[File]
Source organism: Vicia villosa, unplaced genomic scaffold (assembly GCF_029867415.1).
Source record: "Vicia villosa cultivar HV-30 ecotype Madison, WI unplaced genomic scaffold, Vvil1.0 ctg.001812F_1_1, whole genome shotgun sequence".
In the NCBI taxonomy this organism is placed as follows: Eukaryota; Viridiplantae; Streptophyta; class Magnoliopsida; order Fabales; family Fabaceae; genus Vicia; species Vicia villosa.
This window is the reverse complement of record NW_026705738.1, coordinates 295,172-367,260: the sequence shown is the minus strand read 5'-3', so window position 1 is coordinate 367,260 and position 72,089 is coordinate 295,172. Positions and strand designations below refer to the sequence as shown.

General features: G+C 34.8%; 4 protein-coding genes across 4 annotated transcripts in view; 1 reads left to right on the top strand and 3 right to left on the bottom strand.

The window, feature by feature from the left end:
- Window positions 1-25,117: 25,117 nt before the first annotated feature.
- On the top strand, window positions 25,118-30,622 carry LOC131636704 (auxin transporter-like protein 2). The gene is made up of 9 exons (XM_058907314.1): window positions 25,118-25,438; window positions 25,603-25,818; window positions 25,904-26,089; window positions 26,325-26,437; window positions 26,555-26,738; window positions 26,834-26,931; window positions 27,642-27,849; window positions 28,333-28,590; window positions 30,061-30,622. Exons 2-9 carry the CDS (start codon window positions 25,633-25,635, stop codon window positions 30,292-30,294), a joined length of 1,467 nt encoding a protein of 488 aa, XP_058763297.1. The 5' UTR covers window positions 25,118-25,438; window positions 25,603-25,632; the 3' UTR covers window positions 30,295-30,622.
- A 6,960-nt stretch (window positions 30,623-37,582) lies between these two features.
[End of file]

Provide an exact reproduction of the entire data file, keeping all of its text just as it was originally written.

Source organism: Vicia villosa, unplaced genomic scaffold (assembly GCF_029867415.1).
Source record: "Vicia villosa cultivar HV-30 ecotype Madison, WI unplaced genomic scaffold, Vvil1.0 ctg.001812F_1_1, whole genome shotgun sequence".
In the NCBI taxonomy this organism is placed as follows: Eukaryota; Viridiplantae; Streptophyta; class Magnoliopsida; order Fabales; family Fabaceae; genus Vicia; species Vicia villosa.
This window is the reverse complement of record NW_026705738.1, coordinates 295,172-367,260: the sequence shown is the minus strand read 5'-3', so window position 1 is coordinate 367,260 and position 72,089 is coordinate 295,172. Positions and strand designations below refer to the sequence as shown.

General features: G+C 34.8%; 4 protein-coding genes across 4 annotated transcripts in view; 1 reads left to right on the top strand and 3 right to left on the bottom strand.

The window, feature by feature from the left end:
- Window positions 1-25,117: 25,117 nt before the first annotated feature.
- On the top strand, window positions 25,118-30,622 carry LOC131636704 (auxin transporter-like protein 2). The gene is made up of 9 exons (XM_058907314.1): window positions 25,118-25,438; window positions 25,603-25,818; window positions 25,904-26,089; window positions 26,325-26,437; window positions 26,555-26,738; window positions 26,834-26,931; window positions 27,642-27,849; window positions 28,333-28,590; window positions 30,061-30,622. Exons 2-9 carry the CDS (start codon window positions 25,633-25,635, stop codon window positions 30,292-30,294), a joined length of 1,467 nt encoding a protein of 488 aa, XP_058763297.1. The 5' UTR covers window positions 25,118-25,438; window positions 25,603-25,632; the 3' UTR covers window positions 30,295-30,622.
- A 6,960-nt stretch (window positions 30,623-37,582) lies between these two features.